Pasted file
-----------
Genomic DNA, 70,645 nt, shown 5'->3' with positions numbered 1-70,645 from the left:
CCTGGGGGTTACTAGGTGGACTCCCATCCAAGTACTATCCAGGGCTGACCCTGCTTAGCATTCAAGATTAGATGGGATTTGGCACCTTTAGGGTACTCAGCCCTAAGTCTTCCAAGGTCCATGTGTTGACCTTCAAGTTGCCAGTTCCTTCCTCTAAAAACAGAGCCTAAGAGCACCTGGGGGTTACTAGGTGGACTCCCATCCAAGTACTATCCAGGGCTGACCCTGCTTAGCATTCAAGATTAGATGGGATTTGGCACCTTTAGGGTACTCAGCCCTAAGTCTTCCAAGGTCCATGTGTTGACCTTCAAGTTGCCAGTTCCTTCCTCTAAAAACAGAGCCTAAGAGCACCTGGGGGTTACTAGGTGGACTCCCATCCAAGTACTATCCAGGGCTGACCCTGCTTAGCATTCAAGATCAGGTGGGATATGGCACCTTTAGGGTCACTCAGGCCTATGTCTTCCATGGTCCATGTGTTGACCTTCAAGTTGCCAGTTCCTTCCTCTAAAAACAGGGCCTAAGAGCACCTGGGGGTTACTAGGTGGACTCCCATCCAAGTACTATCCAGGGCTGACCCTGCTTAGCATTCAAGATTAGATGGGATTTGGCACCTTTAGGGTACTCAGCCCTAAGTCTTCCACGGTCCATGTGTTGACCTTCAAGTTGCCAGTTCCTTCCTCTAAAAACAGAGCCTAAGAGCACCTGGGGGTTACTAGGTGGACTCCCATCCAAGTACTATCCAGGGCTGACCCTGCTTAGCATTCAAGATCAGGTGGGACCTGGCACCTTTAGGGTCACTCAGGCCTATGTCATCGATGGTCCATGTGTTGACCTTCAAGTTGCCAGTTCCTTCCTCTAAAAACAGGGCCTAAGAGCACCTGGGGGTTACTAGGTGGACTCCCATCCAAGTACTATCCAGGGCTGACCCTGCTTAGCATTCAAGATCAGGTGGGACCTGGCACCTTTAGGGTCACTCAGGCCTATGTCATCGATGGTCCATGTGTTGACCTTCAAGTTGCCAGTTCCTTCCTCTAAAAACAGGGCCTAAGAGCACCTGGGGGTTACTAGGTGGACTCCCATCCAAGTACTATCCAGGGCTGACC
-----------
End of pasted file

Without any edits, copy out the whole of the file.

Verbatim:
Genomic DNA, 70,645 nt, shown 5'->3' with positions numbered 1-70,645 from the left:
CCTGGGGGTTACTAGGTGGACTCCCATCCAAGTACTATCCAGGGCTGACCCTGCTTAGCATTCAAGATTAGATGGGATTTGGCACCTTTAGGGTACTCAGCCCTAAGTCTTCCAAGGTCCATGTGTTGACCTTCAAGTTGCCAGTTCCTTCCTCTAAAAACAGAGCCTAAGAGCACCTGGGGGTTACTAGGTGGACTCCCATCCAAGTACTATCCAGGGCTGACCCTGCTTAGCATTCAAGATTAGATGGGATTTGGCACCTTTAGGGTACTCAGCCCTAAGTCTTCCAAGGTCCATGTGTTGACCTTCAAGTTGCCAGTTCCTTCCTCTAAAAACAGAGCCTAAGAGCACCTGGGGGTTACTAGGTGGACTCCCATCCAAGTACTATCCAGGGCTGACCCTGCTTAGCATTCAAGATCAGGTGGGATATGGCACCTTTAGGGTCACTCAGGCCTATGTCTTCCATGGTCCATGTGTTGACCTTCAAGTTGCCAGTTCCTTCCTCTAAAAACAGGGCCTAAGAGCACCTGGGGGTTACTAGGTGGACTCCCATCCAAGTACTATCCAGGGCTGACCCTGCTTAGCATTCAAGATTAGATGGGATTTGGCACCTTTAGGGTACTCAGCCCTAAGTCTTCCACGGTCCATGTGTTGACCTTCAAGTTGCCAGTTCCTTCCTCTAAAAACAGAGCCTAAGAGCACCTGGGGGTTACTAGGTGGACTCCCATCCAAGTACTATCCAGGGCTGACCCTGCTTAGCATTCAAGATCAGGTGGGACCTGGCACCTTTAGGGTCACTCAGGCCTATGTCATCGATGGTCCATGTGTTGACCTTCAAGTTGCCAGTTCCTTCCTCTAAAAACAGGGCCTAAGAGCACCTGGGGGTTACTAGGTGGACTCCCATCCAAGTACTATCCAGGGCTGACCCTGCTTAGCATTCAAGATCAGGTGGGACCTGGCACCTTTAGGGTCACTCAGGCCTATGTCATCGATGGTCCATGTGTTGACCTTCAAGTTGCCAGTTCCTTCCTCTAAAAACAGGGCCTAAGAGCACCTGGGGGTTACTAGGTGGACTCCCATCCAAGTACTATCCAGGGCTGACC